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Microsoft Sharepoint 2013 : Administering Sharepoint with Windows Powershell - Basic PowerShell Usage (part 1) - Listing the SharePoint Commands

12/17/2014 8:05:47 PM
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PowerShell is a huge topic to which entire books have been dedicated, and highly experienced users teach weeklong classes on PowerShell. Many of the SharePoint PowerShell cmdlets can be used as one-liners or “standalone,” so a comprehensive understanding of PowerShell is not necessarily required. That said, understanding a few PowerShell concepts in conjunction with the SharePoint cmdlets can greatly facilitate your work.

Listing the SharePoint Commands

The toughest part of using a command-line interface, whether it’s PowerShell, the old Windows CMD prompt, or a Linux bash shell, is determining which commands you can use. You can sit a drunk koala bear in front of Central Administration and it can click around long enough to figure out to do tasks like create a site collection. If you sit that same koala down in front of a PowerShell prompt you’ll get koala spittle on your keyboard but no new site collections. The learning curve to PowerShell can be steep, and discovering the right command is a big reason why.

Fortunately, PowerShell provides the Get-Command cmdlet to retrieve a list of available commands. Used in isolation, the Get-Command cmdlet will return all commands that are known to the host. Get-Command, like many commands, accepts optional parameters. Because we are interested in only the SharePoint 2013 commands, we can limit the commands displayed to just the SharePoint 2013 commands by using the optional -Module parameter. To list only SharePoint commands, execute the following command:

Get-Command -Module Microsoft.SharePoint.PowerShell

Figure 1 displays the output of the Get-Command cmdlet using the –Module parameter.

FIGURE 1

image

We mentioned earlier that all PowerShell cmdlets consist of a verb and a noun. All the nouns in the SharePoint PowerShell cmdlets start with “SP.” The Get-Command cmdlet accepts wildcards, which you can use to get a list of all the SharePoint PowerShell cmdlets in an easier-to-remember method:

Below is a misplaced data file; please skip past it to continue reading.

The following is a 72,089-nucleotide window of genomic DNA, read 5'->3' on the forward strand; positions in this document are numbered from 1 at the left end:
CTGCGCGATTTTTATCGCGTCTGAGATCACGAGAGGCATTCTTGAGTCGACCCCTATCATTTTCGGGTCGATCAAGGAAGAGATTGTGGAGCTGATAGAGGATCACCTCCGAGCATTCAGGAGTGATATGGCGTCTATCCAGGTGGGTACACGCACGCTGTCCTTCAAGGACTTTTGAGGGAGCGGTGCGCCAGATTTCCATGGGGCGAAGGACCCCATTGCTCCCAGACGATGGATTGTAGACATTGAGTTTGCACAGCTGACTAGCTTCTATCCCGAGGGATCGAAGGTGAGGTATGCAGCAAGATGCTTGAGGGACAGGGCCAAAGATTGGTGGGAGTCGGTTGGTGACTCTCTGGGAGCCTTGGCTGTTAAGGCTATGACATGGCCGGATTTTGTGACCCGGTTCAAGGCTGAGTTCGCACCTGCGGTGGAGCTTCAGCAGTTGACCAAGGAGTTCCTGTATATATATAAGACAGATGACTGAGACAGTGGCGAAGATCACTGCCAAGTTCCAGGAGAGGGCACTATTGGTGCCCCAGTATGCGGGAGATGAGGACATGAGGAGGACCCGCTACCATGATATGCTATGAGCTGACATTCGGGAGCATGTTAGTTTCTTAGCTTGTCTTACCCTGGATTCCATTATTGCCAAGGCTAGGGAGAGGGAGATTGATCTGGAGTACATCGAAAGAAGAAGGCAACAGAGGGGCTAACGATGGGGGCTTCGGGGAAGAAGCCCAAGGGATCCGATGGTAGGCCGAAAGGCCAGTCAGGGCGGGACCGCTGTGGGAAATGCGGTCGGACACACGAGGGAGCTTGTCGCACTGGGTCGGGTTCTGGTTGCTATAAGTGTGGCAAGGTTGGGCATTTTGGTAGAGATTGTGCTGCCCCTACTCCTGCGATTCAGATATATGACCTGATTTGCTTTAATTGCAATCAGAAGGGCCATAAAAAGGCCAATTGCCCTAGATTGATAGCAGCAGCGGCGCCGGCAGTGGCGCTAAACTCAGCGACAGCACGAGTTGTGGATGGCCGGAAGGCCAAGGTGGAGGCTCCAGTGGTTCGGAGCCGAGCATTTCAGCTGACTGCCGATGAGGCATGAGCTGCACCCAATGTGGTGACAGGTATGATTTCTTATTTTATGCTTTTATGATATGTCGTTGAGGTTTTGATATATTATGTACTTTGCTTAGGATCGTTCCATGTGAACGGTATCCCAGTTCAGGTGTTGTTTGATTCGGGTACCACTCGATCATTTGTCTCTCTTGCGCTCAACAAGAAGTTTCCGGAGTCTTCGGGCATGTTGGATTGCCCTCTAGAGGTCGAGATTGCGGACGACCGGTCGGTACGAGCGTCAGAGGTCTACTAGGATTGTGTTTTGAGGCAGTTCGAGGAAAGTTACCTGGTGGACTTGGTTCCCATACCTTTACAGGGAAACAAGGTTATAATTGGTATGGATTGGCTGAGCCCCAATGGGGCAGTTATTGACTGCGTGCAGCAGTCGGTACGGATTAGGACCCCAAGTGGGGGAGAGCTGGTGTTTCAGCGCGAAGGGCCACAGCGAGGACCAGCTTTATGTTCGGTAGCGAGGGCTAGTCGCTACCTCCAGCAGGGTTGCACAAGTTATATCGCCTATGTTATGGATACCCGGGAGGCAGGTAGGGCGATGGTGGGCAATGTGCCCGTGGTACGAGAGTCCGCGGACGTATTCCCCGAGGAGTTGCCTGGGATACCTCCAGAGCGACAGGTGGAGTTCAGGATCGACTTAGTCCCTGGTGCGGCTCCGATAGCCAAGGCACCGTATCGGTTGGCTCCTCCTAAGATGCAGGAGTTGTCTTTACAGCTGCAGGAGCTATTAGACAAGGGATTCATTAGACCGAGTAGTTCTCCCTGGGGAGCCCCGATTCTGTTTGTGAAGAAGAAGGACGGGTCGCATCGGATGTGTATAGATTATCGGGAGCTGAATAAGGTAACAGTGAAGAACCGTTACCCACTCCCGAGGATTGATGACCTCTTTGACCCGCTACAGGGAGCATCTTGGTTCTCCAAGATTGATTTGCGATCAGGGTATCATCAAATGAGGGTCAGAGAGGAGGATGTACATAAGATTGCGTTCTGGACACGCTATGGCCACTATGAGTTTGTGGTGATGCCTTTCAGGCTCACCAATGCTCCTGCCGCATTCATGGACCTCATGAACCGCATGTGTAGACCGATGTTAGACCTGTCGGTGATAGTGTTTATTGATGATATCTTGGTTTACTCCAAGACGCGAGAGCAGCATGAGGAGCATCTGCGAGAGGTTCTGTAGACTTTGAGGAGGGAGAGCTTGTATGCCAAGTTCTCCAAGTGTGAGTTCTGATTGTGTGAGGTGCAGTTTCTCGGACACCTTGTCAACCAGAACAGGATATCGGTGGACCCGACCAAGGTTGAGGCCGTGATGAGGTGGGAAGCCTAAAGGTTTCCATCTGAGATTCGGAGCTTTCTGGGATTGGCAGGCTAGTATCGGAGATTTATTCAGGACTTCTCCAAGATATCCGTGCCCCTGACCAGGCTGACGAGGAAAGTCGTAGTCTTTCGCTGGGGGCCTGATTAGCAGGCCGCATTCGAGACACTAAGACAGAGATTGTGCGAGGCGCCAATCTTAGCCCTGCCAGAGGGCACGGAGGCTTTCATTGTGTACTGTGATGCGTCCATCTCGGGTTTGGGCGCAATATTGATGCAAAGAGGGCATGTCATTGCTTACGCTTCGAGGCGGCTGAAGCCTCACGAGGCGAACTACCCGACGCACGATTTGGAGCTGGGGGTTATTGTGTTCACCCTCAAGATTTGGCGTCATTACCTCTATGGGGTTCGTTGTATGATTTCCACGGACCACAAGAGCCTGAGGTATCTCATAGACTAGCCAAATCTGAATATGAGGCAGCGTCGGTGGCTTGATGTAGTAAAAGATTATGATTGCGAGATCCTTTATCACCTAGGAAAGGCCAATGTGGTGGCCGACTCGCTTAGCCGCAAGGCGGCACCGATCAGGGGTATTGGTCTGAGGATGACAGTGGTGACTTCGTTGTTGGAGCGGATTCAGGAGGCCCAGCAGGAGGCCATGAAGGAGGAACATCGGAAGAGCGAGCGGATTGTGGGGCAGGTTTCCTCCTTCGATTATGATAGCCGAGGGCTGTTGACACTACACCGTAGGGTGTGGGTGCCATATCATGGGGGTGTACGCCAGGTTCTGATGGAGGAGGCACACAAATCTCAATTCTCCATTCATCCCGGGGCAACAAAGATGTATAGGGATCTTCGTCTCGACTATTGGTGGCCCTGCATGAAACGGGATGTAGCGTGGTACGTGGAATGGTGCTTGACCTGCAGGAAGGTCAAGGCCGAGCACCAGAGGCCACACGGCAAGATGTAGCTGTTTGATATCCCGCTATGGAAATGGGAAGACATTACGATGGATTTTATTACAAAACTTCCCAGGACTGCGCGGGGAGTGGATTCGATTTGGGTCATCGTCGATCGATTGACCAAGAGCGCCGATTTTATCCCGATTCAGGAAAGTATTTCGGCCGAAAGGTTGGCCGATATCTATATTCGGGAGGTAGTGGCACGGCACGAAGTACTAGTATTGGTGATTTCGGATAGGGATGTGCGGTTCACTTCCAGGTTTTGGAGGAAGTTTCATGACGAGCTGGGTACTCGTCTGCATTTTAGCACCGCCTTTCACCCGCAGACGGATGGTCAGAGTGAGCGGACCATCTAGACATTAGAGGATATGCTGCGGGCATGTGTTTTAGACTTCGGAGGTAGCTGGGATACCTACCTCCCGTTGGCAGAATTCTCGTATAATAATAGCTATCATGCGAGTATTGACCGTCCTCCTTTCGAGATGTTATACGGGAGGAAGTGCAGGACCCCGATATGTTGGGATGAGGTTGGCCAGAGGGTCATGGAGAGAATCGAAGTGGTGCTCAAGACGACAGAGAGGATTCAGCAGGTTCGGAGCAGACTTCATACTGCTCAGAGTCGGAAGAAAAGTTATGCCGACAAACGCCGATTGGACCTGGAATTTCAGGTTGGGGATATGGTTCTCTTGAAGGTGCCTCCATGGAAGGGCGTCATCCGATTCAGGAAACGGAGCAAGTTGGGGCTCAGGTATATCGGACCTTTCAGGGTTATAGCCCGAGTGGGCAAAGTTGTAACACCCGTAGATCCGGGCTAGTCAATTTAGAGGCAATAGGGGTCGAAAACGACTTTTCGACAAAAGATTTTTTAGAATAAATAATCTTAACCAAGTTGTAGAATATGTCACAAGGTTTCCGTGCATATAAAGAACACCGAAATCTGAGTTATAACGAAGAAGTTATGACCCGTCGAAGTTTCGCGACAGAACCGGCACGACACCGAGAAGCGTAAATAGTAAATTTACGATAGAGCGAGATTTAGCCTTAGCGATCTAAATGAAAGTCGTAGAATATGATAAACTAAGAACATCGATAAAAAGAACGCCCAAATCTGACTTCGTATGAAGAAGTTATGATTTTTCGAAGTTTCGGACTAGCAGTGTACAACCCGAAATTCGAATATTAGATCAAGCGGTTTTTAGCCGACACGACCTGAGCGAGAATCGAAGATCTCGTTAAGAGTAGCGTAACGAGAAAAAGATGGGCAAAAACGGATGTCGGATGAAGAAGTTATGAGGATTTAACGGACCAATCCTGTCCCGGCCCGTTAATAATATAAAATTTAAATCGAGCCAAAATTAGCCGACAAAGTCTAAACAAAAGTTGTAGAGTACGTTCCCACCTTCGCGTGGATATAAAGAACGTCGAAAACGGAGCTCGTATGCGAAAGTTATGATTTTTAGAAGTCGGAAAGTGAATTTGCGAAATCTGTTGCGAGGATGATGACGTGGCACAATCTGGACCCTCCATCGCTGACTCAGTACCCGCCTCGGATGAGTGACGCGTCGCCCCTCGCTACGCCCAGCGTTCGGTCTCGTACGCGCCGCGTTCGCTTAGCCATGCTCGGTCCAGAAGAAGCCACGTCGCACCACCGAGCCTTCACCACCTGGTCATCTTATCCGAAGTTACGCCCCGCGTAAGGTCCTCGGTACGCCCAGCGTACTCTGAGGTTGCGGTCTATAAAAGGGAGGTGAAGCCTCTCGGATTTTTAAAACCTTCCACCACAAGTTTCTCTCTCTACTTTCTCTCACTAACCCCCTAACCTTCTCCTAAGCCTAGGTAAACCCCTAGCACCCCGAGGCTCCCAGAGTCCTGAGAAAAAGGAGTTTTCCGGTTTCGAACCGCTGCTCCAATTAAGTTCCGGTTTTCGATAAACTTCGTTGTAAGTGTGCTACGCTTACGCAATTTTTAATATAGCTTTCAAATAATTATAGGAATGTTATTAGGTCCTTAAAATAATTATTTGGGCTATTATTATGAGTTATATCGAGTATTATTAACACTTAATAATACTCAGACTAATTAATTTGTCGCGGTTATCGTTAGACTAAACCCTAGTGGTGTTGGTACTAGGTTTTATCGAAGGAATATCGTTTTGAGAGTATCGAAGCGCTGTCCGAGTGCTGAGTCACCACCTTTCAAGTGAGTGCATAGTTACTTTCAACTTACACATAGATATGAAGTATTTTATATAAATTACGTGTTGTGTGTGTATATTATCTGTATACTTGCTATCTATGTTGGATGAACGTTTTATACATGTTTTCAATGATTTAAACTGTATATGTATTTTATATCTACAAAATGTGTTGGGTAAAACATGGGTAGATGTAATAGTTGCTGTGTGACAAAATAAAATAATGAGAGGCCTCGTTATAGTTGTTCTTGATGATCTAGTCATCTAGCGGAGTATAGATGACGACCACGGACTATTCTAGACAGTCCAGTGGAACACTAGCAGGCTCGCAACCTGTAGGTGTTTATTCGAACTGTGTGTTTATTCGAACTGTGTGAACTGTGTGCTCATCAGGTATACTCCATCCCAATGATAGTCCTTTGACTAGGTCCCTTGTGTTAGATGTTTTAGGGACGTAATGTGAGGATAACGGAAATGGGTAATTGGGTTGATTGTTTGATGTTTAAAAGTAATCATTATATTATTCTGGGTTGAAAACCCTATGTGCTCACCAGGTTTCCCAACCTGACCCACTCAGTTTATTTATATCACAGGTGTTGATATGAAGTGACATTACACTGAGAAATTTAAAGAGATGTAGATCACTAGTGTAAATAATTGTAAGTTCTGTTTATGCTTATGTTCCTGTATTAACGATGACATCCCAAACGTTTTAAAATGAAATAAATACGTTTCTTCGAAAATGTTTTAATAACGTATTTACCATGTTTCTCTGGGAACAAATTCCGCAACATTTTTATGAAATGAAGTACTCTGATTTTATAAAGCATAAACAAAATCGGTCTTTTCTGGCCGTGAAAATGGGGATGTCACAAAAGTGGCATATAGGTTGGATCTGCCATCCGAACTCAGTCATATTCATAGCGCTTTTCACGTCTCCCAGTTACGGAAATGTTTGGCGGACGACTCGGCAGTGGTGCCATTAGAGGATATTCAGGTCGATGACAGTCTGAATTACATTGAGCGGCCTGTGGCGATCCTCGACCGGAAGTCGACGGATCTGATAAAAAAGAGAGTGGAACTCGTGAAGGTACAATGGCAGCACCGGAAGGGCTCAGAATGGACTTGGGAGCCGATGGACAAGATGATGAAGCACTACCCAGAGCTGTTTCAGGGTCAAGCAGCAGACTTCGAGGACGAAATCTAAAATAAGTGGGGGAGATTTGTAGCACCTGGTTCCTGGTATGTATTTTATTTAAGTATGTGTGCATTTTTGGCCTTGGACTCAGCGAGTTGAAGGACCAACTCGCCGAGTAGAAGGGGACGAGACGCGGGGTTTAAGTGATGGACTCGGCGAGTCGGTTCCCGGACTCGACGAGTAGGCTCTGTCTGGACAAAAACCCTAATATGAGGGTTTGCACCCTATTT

Get-Command -noun sp*

At last count, more than 750 PowerShell cmdlets were included with SharePoint 2013, which is probably many more commands than you want to list, unless you are printing them out for some kind of tree-killing reference manual. As the preceding example demonstrates, you can filter the list somewhat by using the optional -noun or -verb parameter for Get-Command. For example, if you were wondering what commands work with a web application, use the following command:

Get-Command –Module Microsoft.SharePoint.PowerShell –noun SPWebApp*

Because the SharePoint module is the only module with cmdlets using the SPWebApplication noun, you would get the same results if you omitted the –module parameter. However, it’s a good idea to leave it if you’re searching by verb, as the SharePoint cmdlets use the same verbs as the non-SharePoint cmdlets. If you need to know which command to use for backups, use the following command:

Get-Command –Module Microsoft.SharePoint.PowerShell –verb Backup

Figure 2 shows how you can control the output of Get-Command with the –noun and –verb parameters.

FIGURE 2

image
 
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